Investing money towards protecting our oceans isn’t just about saving this precious source of biodiversity. According to a new report, every $1 invested in key ocean actions can generate $5 in economic, health, and environmental benefits.
The report comes from the World Resources Institute, commissioned by the High Level Panel for a Sustainable Ocean Economy, a group of 14 world leaders working toward sustainable policies and ocean protections that also provide economic benefits. This report looks at the benefits of investing in four specific ocean sustainability initiatives: conserving and restoring mangrove habitats, scaling up offshore wind, decarbonizing international shipping, and increasing the sustainable sourcing of ocean-based protein.
Over 30 years, from 2020 to 2050, an investment of $2-3.7 trillion across these four areas would bring about a net benefit of $8.2-22.8 trillion. The report breaks down these benefits into three categories—economic, health, and environmental—but they’re all interconnected, Konar says.
Conserving mangroves, for example, will provide commercial benefits in terms of higher fishery productivity, and will also mean more carbon sequestered from the atmosphere. That’s a clear environmental benefit, but it’s also a health and economic one; with more carbon sequestered and the rate of global warming slowed, communities that live near mangroves will see less frequent storm surges, which could also prevent property loss.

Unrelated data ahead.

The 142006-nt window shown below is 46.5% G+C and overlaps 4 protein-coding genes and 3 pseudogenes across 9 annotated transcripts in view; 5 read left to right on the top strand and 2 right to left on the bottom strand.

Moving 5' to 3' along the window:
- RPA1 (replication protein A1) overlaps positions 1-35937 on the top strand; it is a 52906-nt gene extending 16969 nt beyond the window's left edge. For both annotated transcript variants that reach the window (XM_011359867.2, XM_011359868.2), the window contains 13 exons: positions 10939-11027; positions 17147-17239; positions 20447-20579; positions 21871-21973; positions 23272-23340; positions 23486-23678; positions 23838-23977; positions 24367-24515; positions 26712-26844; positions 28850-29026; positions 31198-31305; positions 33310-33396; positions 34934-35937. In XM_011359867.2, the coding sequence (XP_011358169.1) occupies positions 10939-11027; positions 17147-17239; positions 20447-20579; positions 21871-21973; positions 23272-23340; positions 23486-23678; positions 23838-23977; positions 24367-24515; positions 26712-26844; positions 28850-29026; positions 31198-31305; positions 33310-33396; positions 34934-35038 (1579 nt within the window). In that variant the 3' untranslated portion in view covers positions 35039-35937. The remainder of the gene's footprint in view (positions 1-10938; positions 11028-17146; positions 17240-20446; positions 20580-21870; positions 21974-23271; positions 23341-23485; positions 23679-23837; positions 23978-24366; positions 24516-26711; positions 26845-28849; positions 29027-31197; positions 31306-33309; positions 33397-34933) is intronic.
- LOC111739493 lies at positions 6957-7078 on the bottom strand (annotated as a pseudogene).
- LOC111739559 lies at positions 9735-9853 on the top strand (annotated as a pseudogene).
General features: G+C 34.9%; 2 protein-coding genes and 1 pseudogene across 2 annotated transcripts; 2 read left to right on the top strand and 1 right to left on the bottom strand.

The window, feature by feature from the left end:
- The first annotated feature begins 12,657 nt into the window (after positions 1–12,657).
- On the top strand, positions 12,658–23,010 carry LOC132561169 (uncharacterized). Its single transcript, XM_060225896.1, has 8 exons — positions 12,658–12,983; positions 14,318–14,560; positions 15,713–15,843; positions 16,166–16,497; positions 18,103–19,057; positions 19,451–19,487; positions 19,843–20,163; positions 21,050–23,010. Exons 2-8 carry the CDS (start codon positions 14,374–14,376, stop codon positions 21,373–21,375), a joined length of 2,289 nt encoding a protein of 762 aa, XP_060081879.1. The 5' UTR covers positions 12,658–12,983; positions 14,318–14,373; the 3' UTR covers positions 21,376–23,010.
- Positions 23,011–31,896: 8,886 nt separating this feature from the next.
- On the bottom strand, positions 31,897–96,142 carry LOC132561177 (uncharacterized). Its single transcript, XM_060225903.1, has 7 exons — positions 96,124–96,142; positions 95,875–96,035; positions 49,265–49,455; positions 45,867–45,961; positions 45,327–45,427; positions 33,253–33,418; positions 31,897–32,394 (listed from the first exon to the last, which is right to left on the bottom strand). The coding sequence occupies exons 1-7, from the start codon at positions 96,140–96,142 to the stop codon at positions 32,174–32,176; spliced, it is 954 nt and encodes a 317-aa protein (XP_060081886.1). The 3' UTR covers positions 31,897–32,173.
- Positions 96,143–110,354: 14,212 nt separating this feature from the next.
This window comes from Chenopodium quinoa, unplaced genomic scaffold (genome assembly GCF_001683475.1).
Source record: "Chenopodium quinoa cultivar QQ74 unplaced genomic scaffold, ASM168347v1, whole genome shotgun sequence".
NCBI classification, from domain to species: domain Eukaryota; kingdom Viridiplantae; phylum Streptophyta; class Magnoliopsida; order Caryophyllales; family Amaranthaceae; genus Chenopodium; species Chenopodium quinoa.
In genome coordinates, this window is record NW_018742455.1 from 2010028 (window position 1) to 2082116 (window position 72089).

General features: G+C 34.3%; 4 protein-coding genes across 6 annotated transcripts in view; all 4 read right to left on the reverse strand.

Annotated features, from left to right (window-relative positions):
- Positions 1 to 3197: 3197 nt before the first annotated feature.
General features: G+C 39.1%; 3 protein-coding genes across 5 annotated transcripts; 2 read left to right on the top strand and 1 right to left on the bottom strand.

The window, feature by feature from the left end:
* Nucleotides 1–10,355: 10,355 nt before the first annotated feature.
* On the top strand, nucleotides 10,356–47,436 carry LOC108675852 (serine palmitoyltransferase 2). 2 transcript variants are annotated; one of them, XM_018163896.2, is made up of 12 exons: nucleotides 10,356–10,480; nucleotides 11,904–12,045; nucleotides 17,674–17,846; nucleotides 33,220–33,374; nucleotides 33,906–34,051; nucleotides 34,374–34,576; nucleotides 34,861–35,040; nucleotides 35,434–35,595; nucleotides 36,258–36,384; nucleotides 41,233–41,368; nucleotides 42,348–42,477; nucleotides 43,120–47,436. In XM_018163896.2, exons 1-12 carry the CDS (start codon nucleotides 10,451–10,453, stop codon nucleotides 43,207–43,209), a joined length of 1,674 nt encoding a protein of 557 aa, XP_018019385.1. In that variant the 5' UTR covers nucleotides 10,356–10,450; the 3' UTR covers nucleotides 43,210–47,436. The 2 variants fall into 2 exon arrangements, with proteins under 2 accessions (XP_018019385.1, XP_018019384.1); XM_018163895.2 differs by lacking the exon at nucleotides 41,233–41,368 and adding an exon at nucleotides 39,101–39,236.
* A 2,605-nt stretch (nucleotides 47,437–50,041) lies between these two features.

Any health benefits from reduced pollution would lead to more economic productivity. The return on investments does vary for each individual initiative. Every $1 invested in mangrove conservation and restoration generates an economic benefit of $3; $1 in offshore wind could net $2 to $17, depending on the cost to implement that equipment and what type of power generation it would displace. Each dollar invested in zero-carbon-emission shipping yields $2 to $5 in benefits, and $1 towards sustainable ocean proteins bring $10 in benefits.
This report builds off previous Ocean Panel research that looked at how these ocean solutions could reduce at least one-fifth of the emissions gap required to stay on the 1.5 degrees of warming pathway, but it’s especially timely as countries are putting together their COVID-19 stimulus plans.
Governments around the world have already announced about $10 trillion in stimulus packages, and yet, there’s very little focus on our oceans. WRI researcher Mansi Konar hopes this report will inspire policymakers, businesses, as well as local communities “to think about the choices they have and how we can transition to an economy that protects the people and protects the planet.”